Quote of the Day - The price of freedom of religion, or of speech, or of the press, is that we must put up with a good deal of rubbish.
Full Coverage of Katrinaís Devastation
In light of the governmentís decision not to pursue a policy prohibiting the media from covering the recovery of bodies from Katrina-stricken areas, the responsibility for coverage in a respectful nature now falls on the media itself. While I support the freedom of the press to cover the disaster in its entirety, I believe that the media has an obligation to cover the most sensitive areas and issues with dignity and respect, lest they forget the impact these images continue to have on families, friends and colleagues.
Now is not the time for sensationalism, but for the media to recognize that the price of great freedom is great responsibility.
Has The Energy Star Lost It's Luster?
And you think the response to Hurricane Katrina has been slow? California has joined fourteen other states in a lawsuit against the Department of Energy over the DOE's alleged failure to update its energy efficiency standards for household and commercial appliances. California AG Bill Lockyer claims improving the standards would reduce reliance on foreign oil.
The suit alleges that the agency is up to 13 years behind schedule. In some instances, the suit claims, DOE has failed to issue any new efficiency standards in the last four years. The Energy Policy and Conservation Act provides for mandatory updates of these standards, the suit claims. The immediately previous DOE link notes that the government "periodically issues new standards or rulemakings for specific appliances." The rule making link is no more clear.
According to this Sacramento Bee article (free registration required) written by Andrew McIntosh, "The states, which say they represent a total of 118 million Americans, decided to sue after Energy Secretary Samuel W. Bodman ignored a joint letter they sent him in July. The letter asked his department to respect the law and adopt a binding schedule for implementing tougher minimum standards."
Last month, the Barton-Domenici Energy Policy Act of 2005 was signed into law, which gave appliance manufacturers tax incentives for producing more energy-efficient appliances in the US, delayed the time to get an Energy Star rating for nine months and added a requirement for DOE to match state rebates for purchasing appliances (did you know the government helped fund our purchase of appliances?). The appliance manufacturer's non-profit trade group website is here. Apparently, the lawsuit claims tax credits wouldn't be necessary if the DOE just promulgated the required standards.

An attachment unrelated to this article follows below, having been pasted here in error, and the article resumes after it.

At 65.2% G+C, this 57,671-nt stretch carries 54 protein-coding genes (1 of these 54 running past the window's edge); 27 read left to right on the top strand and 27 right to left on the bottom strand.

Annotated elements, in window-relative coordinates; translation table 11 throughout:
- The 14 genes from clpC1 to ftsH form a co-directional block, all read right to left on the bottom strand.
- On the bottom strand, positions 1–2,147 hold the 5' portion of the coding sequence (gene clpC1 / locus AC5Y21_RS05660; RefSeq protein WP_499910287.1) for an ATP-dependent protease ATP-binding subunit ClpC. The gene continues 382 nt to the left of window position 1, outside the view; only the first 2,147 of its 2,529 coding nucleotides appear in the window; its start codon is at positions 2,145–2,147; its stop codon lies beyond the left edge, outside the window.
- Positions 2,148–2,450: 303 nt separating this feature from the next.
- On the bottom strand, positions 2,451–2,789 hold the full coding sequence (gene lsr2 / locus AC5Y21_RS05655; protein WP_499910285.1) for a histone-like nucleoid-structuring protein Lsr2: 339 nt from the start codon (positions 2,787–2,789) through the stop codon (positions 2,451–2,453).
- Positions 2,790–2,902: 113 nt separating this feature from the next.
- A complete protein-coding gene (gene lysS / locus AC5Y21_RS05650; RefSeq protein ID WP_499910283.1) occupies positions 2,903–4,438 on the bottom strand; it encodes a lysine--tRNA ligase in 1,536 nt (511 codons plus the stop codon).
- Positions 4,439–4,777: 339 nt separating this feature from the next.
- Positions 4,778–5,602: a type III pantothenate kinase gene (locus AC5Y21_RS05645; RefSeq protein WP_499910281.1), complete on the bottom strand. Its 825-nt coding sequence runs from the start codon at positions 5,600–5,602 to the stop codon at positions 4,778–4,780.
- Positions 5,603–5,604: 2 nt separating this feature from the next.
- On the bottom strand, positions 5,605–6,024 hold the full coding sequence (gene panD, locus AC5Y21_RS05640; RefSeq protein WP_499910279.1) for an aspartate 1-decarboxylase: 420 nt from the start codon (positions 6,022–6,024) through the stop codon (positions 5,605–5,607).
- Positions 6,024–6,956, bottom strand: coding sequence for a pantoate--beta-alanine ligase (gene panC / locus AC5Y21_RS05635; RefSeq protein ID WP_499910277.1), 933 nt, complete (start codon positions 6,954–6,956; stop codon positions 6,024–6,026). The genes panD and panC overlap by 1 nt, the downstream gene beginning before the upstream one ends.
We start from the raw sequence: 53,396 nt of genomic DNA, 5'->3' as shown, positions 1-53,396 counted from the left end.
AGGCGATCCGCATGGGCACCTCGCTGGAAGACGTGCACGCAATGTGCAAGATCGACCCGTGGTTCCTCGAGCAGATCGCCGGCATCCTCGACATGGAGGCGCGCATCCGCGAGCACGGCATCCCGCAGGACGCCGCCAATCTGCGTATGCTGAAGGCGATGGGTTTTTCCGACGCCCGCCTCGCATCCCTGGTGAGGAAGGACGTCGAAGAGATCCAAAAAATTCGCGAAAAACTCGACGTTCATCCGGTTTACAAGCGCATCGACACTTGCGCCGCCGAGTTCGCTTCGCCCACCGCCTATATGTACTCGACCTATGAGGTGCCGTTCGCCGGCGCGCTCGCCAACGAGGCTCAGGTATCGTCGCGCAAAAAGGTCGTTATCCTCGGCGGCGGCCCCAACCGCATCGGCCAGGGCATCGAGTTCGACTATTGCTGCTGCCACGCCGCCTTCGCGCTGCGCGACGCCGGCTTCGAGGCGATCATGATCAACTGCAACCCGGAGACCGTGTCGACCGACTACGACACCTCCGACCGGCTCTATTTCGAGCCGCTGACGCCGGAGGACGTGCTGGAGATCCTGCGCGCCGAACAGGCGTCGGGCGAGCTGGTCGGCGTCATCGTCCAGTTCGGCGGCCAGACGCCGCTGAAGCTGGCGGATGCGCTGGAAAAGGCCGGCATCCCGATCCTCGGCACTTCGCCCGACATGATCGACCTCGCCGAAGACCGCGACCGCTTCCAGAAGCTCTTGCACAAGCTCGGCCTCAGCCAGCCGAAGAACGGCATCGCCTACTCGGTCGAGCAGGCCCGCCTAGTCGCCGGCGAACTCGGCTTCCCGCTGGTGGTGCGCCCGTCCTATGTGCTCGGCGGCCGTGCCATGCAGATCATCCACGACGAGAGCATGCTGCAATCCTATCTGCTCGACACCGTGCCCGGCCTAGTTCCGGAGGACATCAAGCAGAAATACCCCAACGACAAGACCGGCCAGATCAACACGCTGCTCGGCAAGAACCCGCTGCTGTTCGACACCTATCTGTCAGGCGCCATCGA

You can decide whether we're going to pay the cost one way (taxes) or another (increased purchase price). The real question seems to be how we're going to save money on fuel prices.
No Blue Light Special For Wal-Mart
The City of San Marcos already has a Wal-Mart, and residents there were concerned with an attempt by the company to build another one. Residents got a referendum on the ballot, and Wal-Mart tried unsuccessfully to stop it. So it campaigned, and spent money to get voters to approve the store. Local residents tried hard to keep Wal-Mart to one store in town.
Residents voted, and San Marcos still only has one Wal-Mart. In the course of the election campaign and litigation battles, Wal-Mart lost steadily. The proponents of the referendum, however, wanted more.
They wanted their attorneys fees and costs back, so they asked the Court. Just yesterday, the Court said yes and granted those fees and costs to the residents who kept Wal-Mart out of town.
Now, the property will be developed for homes, and they can still shop at the (only) Wal-mart in San Marcos.
Association of Irritated Residents v. USEPA, Still More Or Less Irritated
With a name like the "Association of Irritated Residents," the group deserves some publicity. Especially since it took on the USEPA in a suit to force the USEPA to live with a 2006 deadline for meeting PM-10 standards set for the salad bowl. That's the nickname for the San Joaquin Valley here in California.
The Association of Irritated Residents (no website available) wanted the Clean Air Act's required five percent reductions of PM-10 (airborne particulate matter less than 10 microns) to start by 2006, the original deadline set by the USEPA. When it appeared that the Valley would not be able to meet the 2001 deadline, it was extended to 2006, and the USEPA proposed to push the deadline back even further to 2010.
The Association of Irritated Residents was, not surprisingly, irritated. They sued, along with a host of other non-profit groups, including the Latino Issues Forum, Medical Advocates for Healthy Air and the Sierra Club.
Now, however, they're even more irritated. The Ninth Circuit handed them a loss, and authorized the USEPA to push back the compliance deadline to 2010.
According to the San Joaquin Valley's Clean Air Now group, "The Valley is also one of the most polluted regions in the state and country. The Valley does not currently meet health-based standards set by the United States Environmental Protection Agency for ozone and particulate matter. On average the Valley exceeds the federal health-based standards for ground-level ozone 35-40 days and more than 100 days over the state ozone standard. While levels of airborne particles exceed the federal standard less than five times annually, because the California standard is set at a lower and more protective level, the Valley exceeds this limit an average of 90-100 days per year. "
Looks like it's going to stay that way for a while longer, and residents may be even more irritated. The San Joaquin Valley Air Pollution Control District has a plan, however, so maybe it won't take that long.